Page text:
## 4. Compensating for frequency offsets

In this section, we present an analysis of three different methods that can be used to compensate for frequency offsets, presented in comparison to the case where offsets are not compensated. These techniques include: 1) dual-quadrature demodulation of the input signal; 2) modulation of the template; and 3) complex conjugate demodulation of the input signal. For the purposes of this analysis, we assume total and perfect *a priori* knowledge of the received signal’s phase and frequency.

Figure 4 illustrates the signal processing diagram for the reference case when frequency offsets are not compensated. In this case, the input signal is correlated against the pseudo-random bit sequence that is encoded onto the amplitude of the received signal.

#### 4.1 Input signal demodulation (1)

The first method that can be used to compensate for frequency offsets is to demodulate the input signal at the carrier’s offset frequency as shown in Fig. 5. This method relies on precise knowledge of the carrier frequency to down-shift the input signal to baseband (which in this case is DC).

Consider two discretely sampled orthogonal in-phase and quadrature signals with pseudo-random bit sequence $c[nT_s] \in [0,1]$ encoded into the amplitude with modulation depth $\alpha$, angular frequency $\omega$ and phase $\phi$, and where $n$ and $T_s$ represent sample index and period respectively:

Demodulating these signals with a reference signal $s_R[nT_s] = \cos (\omega nT_s)$ yields:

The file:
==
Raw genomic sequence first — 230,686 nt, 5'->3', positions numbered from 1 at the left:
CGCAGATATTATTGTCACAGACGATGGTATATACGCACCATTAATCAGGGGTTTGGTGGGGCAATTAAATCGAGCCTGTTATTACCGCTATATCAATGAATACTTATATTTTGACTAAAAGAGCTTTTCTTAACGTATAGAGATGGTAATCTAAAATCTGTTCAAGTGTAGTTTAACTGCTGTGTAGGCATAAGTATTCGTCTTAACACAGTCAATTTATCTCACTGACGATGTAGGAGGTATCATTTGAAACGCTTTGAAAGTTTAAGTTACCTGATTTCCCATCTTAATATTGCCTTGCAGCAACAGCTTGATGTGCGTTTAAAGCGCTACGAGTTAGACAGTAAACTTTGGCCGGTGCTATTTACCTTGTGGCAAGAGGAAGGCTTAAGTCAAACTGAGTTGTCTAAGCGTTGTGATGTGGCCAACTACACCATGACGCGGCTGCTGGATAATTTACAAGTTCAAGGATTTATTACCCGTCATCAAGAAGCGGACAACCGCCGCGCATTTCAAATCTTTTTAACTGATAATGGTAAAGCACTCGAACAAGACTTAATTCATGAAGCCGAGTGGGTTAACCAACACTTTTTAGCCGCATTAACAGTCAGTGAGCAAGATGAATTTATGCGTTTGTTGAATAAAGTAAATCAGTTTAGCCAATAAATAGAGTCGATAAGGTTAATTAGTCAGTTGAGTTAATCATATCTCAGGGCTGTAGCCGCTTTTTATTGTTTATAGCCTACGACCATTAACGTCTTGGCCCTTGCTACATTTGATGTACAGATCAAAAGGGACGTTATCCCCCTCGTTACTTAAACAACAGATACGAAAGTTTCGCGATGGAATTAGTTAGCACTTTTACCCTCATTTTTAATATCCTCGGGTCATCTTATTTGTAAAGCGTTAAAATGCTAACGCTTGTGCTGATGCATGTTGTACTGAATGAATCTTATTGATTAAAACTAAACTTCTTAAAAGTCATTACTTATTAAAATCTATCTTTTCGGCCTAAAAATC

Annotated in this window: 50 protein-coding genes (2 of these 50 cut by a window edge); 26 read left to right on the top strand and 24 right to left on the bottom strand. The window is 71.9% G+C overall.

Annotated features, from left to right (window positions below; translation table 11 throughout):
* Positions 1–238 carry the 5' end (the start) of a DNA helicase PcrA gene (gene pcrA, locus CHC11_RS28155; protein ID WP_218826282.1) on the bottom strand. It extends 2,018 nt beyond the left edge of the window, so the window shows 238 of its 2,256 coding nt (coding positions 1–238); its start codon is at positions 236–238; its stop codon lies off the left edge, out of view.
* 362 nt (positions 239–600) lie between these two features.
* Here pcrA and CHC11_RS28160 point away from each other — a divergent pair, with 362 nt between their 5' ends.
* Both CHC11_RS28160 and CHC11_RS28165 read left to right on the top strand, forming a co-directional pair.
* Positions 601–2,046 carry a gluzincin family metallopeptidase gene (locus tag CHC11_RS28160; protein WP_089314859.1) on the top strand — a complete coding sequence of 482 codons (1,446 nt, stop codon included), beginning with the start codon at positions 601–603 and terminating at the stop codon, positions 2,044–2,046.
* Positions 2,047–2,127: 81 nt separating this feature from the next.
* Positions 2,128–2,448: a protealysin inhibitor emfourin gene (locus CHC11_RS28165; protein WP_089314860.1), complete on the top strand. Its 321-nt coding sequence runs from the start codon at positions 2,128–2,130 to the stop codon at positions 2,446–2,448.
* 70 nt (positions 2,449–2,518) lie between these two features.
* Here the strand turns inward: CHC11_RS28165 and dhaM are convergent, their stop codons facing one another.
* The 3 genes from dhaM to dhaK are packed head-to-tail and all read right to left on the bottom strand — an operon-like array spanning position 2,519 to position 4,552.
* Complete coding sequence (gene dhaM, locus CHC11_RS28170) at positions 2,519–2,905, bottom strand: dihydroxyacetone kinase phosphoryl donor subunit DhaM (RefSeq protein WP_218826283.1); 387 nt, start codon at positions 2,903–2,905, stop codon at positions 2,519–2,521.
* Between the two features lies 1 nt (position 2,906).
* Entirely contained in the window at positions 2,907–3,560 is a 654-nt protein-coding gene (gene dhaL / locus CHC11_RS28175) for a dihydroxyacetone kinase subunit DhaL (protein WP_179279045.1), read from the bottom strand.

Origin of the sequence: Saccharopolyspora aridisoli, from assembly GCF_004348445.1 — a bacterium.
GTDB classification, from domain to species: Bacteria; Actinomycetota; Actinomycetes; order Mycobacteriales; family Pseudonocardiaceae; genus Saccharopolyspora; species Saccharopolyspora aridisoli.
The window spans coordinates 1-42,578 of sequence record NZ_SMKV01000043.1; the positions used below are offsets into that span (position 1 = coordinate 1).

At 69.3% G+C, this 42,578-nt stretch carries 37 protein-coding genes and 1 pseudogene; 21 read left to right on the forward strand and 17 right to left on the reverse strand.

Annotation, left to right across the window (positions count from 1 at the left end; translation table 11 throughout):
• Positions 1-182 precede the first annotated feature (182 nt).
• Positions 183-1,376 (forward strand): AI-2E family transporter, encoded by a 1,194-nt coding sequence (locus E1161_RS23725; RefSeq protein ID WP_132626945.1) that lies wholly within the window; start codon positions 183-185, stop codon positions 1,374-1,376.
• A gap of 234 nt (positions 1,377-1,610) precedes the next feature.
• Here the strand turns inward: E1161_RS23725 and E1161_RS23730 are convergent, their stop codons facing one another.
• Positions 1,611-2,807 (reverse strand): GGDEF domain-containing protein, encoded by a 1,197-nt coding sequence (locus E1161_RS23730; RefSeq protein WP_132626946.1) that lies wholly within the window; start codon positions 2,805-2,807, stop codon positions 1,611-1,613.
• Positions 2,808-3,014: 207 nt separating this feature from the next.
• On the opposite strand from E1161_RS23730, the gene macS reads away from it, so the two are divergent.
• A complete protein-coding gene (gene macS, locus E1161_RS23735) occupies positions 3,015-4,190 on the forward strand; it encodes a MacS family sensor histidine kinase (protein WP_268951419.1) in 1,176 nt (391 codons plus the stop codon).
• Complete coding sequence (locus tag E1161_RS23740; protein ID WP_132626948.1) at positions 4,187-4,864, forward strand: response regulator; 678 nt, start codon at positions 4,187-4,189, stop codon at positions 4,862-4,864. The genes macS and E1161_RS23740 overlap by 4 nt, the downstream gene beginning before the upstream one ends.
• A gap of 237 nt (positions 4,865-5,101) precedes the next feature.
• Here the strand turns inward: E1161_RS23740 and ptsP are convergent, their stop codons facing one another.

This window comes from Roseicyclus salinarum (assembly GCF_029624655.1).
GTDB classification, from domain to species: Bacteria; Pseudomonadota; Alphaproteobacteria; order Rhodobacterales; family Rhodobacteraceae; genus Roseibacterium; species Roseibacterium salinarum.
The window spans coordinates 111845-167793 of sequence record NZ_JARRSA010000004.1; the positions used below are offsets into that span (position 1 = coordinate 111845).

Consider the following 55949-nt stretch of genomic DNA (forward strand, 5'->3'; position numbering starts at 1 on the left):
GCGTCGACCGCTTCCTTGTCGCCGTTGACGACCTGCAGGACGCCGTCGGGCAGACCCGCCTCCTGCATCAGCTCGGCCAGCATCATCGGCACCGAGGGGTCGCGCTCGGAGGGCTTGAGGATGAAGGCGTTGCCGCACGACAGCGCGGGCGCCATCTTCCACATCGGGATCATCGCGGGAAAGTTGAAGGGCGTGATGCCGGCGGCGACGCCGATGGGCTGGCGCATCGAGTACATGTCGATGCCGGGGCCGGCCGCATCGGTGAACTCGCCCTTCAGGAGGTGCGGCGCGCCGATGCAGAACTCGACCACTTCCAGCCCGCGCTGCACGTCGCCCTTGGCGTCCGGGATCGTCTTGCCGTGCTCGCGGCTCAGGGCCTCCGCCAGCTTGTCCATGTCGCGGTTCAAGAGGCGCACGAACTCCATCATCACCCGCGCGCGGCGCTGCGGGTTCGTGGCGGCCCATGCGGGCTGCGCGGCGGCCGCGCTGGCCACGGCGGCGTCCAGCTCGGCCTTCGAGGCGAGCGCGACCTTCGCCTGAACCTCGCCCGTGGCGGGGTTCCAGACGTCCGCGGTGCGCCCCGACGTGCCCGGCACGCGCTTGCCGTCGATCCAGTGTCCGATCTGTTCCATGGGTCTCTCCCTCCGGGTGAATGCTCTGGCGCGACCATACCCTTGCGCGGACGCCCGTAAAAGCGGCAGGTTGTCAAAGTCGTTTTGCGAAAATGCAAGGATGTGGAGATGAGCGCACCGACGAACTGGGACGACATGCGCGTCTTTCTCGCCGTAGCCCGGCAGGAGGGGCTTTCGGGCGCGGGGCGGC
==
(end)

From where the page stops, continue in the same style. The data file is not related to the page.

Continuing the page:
A consequence of demodulation is the generation of an up-shifted component containing half the total amplitude of the demodulated signal, and which carries the same pseudo-random bit sequence encoded into its amplitude but at a higher frequency. We refer to the decrease in amplitude of the down-shifted component by a factor of two as heterodyne loss. When correlated with a baseband template of the pseudo-random bit sequence, the up-shifted component will introduces side-lobes to the correlation measurement (as described in Section 3.) and thus contribute to a reduction in signal-to-noise ratio.

#### 4.2 Template modulation (2)

The second method to compensate for frequency offsets is to modulate the template pseudo-random bit sequence at the carrier’s offset frequency. The modulated template is then correlated with the modulated input signal as shown in Fig. 6. The phase of the modulated template signal is unimportant as the in-phase and quadrature components of the input signal are available. The modulated template signal thus has the form

where $\omega$ represents the offset frequency and $p[nT_s] \in [-1,1]$ is the pseudo-random bit sequence. The template signal $s_T[nT_s]$ uses an antipodal sequence with a range from $-1$ to $+1$ to maximise energy in code harmonics by minimising power at the carrier frequency $\omega$ to maximise correlation.#### 4.3 Complex demodulation (3)

The final way to compensate for frequency offsets (and any form of phase noise) is to demodulate the complex representation of the input signal with a complex conjugate of the unencoded carrier [Fig. 7]